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Five Common Mistakes Beginner Riders Make (& How to Avoid Them)

Updated: Oct 4, 2023

Embarking on your motorcycle journey, whether you've just earned your CBT certificate and purchased a 125cc bike or completed your full licence and are ready for your dream motorcycle, is an exciting adventure. However, as a new rider, you're bound to encounter a few hiccups along the way. Mistakes are a natural part of the learning process, but as motorcyclists, we face higher risks, so it's crucial to minimize errors from the start.

They say, "By failing to prepare, you are preparing to fail," and this adage holds true in the motorcycle world. The best approach, in my opinion, is to stay vigilant and anticipate potential pitfalls. Today, I'll guide you through five common mistakes that new riders often make and offer tips on how to steer clear of them.

Overestimating Your Skill Level

After completing your training and acquiring your first motorcycle, it's tempting to hit the road with boundless enthusiasm. Passing your test is a significant achievement, but it's essential to acknowledge that you're still a novice with limited road experience. Instead of rushing into extensive riding, take it slow and allow yourself time to learn how to handle various road situations effectively.

I used to live in a busy city centre, so when I started riding, I woke up early to practice on less congested roads. This boosted my confidence, and after a couple of weeks, I felt comfortable riding during peak traffic hours and amidst pedestrians. Don't forget to continuously hone your basic skills, even after passing your test. I purchased a set of cones to practice U-turns, figure eights, slaloms, and hazard avoidance, and I recommend finding a safe, empty area like a car park for these drills. For further skill development, I suggest checking out the MotoJitsu YouTube channel for invaluable guidance.

Buying A Bike That’s Too Powerful

This mistake often pairs with overestimating your skill level. While it may be tempting to go for a high-performance, large-displacement bike right after passing your test, it's akin to getting a Lamborghini immediately after earning your driver's licence - impractical and risky.

Smaller bikes aren't lame; they're practical for new riders. Even smaller motorcycles are quicker and more agile than most cars on the road. Starting with a smaller bike is beneficial; they are easier to handle, cost-effective, and insurance-friendly. As you gain experience, you can upgrade to a larger motorcycle. Remember, with great power comes great responsibility!

Not Wearing The Right Gear

Safety should be paramount for any rider. While only wearing an ECE approved helmet is legally required in the UK, adopting the ATGATT (All The Gear All The Time) mindset is crucial. Riding with inadequate gear, such as shorts and flip-flops, is not only risky but ill-advised.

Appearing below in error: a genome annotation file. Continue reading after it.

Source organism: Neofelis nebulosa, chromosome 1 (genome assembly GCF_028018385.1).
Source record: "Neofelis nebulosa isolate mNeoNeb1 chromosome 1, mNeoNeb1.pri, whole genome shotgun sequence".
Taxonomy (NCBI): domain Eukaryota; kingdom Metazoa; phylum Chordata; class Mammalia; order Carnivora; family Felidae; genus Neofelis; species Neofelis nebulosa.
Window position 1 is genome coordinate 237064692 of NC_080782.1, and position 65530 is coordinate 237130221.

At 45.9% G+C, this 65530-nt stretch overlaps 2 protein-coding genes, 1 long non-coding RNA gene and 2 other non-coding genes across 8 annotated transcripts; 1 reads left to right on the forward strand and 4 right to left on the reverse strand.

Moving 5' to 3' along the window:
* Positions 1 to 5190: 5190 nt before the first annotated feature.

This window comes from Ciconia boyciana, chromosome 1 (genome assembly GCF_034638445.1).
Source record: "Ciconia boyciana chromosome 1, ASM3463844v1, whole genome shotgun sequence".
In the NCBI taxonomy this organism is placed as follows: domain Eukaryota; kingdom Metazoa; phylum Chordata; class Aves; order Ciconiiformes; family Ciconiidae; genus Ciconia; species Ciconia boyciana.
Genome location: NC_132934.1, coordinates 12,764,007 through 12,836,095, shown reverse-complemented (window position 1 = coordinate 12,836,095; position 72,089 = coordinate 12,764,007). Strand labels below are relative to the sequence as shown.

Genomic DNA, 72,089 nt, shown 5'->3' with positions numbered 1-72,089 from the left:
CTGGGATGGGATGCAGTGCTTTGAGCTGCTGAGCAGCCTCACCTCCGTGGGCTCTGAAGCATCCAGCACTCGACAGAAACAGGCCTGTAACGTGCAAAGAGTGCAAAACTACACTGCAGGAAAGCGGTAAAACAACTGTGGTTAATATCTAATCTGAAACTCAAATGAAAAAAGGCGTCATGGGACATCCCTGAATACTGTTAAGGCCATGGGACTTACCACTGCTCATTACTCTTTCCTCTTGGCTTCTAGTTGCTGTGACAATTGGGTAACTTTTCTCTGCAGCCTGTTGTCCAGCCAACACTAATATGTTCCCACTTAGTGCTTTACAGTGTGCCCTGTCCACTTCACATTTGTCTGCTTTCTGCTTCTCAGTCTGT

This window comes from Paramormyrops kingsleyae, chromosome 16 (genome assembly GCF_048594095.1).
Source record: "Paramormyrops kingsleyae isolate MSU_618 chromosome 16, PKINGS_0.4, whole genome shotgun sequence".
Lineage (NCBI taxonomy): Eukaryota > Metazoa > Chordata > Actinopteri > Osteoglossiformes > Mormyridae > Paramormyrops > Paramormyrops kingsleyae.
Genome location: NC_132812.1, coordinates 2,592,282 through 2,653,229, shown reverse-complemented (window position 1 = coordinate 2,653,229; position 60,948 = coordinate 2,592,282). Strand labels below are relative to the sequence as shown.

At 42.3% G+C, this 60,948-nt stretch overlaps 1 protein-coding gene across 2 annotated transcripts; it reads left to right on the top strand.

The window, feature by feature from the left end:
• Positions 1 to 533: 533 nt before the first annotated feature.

Investing in protective riding gear significantly reduces the risk of severe injury in case of an accident. There are reasonably priced, high-quality gear options available. I've created several blog posts to help you find the perfect riding gear, including tips for women's motorcycle gear, a helmet buying guide, and a breakdown of the true costs of motorcycle gear.

Forgetting About Bike Maintenance

Maintaining your motorcycle is an often-overlooked aspect of riding. Neglecting maintenance can lead to costly repairs within your first few months of ownership. Routine tasks like changing oil, checking the battery, monitoring tyre pressure, and cleaning the chain can be done at home with some basic knowledge.

However, it's essential to follow the manufacturer's recommended service intervals and have your bike professionally serviced to prevent potential issues. Engaging in DIY maintenance also allows you to develop mechanical skills. Numerous resources, including videos, blogs, and books, can help you understand your motorcycle's components and how to keep them in good condition. Consider enrolling in a bike maintenance course for a hands-on learning experience.

Thinking That Everyone Can See You

New riders often assume that other road users can easily spot them, which is not always the case. Motorcyclists must maintain constant vigilance and awareness of their surroundings. It's crucial to anticipate potential hazards, such as distracted drivers, merging cyclists, or pedestrians crossing unexpectedly.

During your training, you might have learned about your blind spots. If not, you can recreate this exercise with a friend's help. Always avoid other vehicles' blind spots and make eye contact with drivers at junctions and roundabouts whenever possible. Wearing high-visibility gear, choosing a brightly colored helmet, and having a louder exhaust can also enhance your visibility on the road.

In conclusion, these are five common mistakes that new riders frequently make, along with tips on avoiding them. Remember to ride safely, stay alert, and continuously strive to improve your riding skills. If you have any questions or suggestions, please feel free to share them in the comments.

Stay safe and enjoy your ride!

Jennie x

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